Temporary shelters – which can be crowded and unfamiliar – may be stressful for older adults and ultimately “can tip the balance for those marginally coping and create cycles of physical and mental health decline.

Studies also suggest that natural disasters disproportionately impact the mental health of older adults. When compared to younger adults, older adults were 2.11 times more likely to develop post-traumatic stress disorder and 1.73 times more likely to develop adjustment disorder.

Many of these impacts can be mitigated

Many researchers and advocacy groups are developing new ways to prevent and mitigate the impacts of extreme weather disasters and the climate crisis on older adults.

For example, studies have found that older adults are frequently underprepared for disasters, do not have an emergency plan, do not know about the resources available to them, and have not participated in disaster preparedness education programs.

Both preparation and education can play a critical role in mitigating these impacts, and so could more coordination between agencies, community leaders, and providers who support older adults. Frontline professionals like case managers, social workers, and gerontologists also play a critical role in helping older adults prepare for emergencies and respond and recover after a disaster.

Older adults and climate and environmental justice

But the impacts of extreme weather disasters and rising temperatures are not distributed equally. BIPOC older adults and low-income adults are more vulnerable.

Older adults who live on fixed income or who experience poverty may be impacted more by hotter summers and other extreme temperatures because they don’t have or can’t afford air conditioners, or the cost of sustaining heaters and air conditioning.

Additionally, people that live in “substandard housing” may not be able to make necessary repairs or accessibility modifications to their homes, making their homes less likely to withstand extreme weather events and making it harder for this group to evacuate in an emergency.

According to the US Global Climate Change Research Program, BIPOC communities are more vulnerable to the health risks associated with climate change due to a higher likelihood of living in risk-prone areas such as urban heat islands and flood zones, areas with “older or poorly-maintained infrastructure,” an increased burden of air pollution, and higher rates chronic health conditions.

Older adults are an incredible part of the climate movement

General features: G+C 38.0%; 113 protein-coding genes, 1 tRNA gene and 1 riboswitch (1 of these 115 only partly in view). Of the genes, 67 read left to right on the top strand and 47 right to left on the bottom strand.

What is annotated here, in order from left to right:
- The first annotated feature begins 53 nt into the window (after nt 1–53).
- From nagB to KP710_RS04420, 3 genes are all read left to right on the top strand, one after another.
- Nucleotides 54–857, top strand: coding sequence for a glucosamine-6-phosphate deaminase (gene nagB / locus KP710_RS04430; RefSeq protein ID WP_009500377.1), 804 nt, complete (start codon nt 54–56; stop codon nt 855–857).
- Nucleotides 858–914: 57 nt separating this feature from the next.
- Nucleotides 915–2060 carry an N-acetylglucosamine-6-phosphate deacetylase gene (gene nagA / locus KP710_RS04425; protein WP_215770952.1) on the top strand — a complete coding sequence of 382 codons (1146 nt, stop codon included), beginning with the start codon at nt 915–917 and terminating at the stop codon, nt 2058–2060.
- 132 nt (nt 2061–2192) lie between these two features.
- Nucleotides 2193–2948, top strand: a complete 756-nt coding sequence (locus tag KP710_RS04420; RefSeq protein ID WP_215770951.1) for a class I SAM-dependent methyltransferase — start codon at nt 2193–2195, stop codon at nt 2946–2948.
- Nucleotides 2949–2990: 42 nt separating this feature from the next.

Across the globe, older adults are mobilizing to fight for a sustainable future.

Based in Ontario, Seniors for Climate Action Now! is a Canadian organization that aims to mobilize older adults to take climate action.

Most recently, the group made Canadian news for protesting against the Royal Bank of Canada (RBC) for its investments in oil and gas and financing of the Coastal GasLink project, which is being built on unceded Wet'suwet'en territory.

Bill McKibben, a renowned author, journalist, and climate activist, founded Third Act, an organization that is building a “community of Americans over the age of sixty” to mobilize and protect our planet. Among many issues, the group is focused on combating big banks’ role in funding Big Oil, defending our right to vote, and strengthening clean energy policies by influencing Public Utility Commissions (PUCs).

These are just a few examples of the many ways in which older adults are fighting back.

 “These elders bring life’s lessons, skills, experience, wisdom, time, and often economic wealth to efforts to collectively mobilize to address the climate crisis,” writes Robin Cooper, co-founder of the Climate Psychiatry Alliance, in an article for the National Council on Aging. “Many are drawn to climate activism by their deep concerns for the world they will leave their grandchildren.”

Take action

From heat waves to hurricanes, the climate crisis is making extreme weather disasters more frequent, intense, and deadly – and it’s hitting our most vulnerable communities the hardest. But it doesn’t have to be this way.

Together, we CAN end the era of fossil fuels, accelerate the just transition to clean energy, and build a truly net-zero future. But it will take every single one of us.

Are you interested in joining our movement for a more just and sustainable world?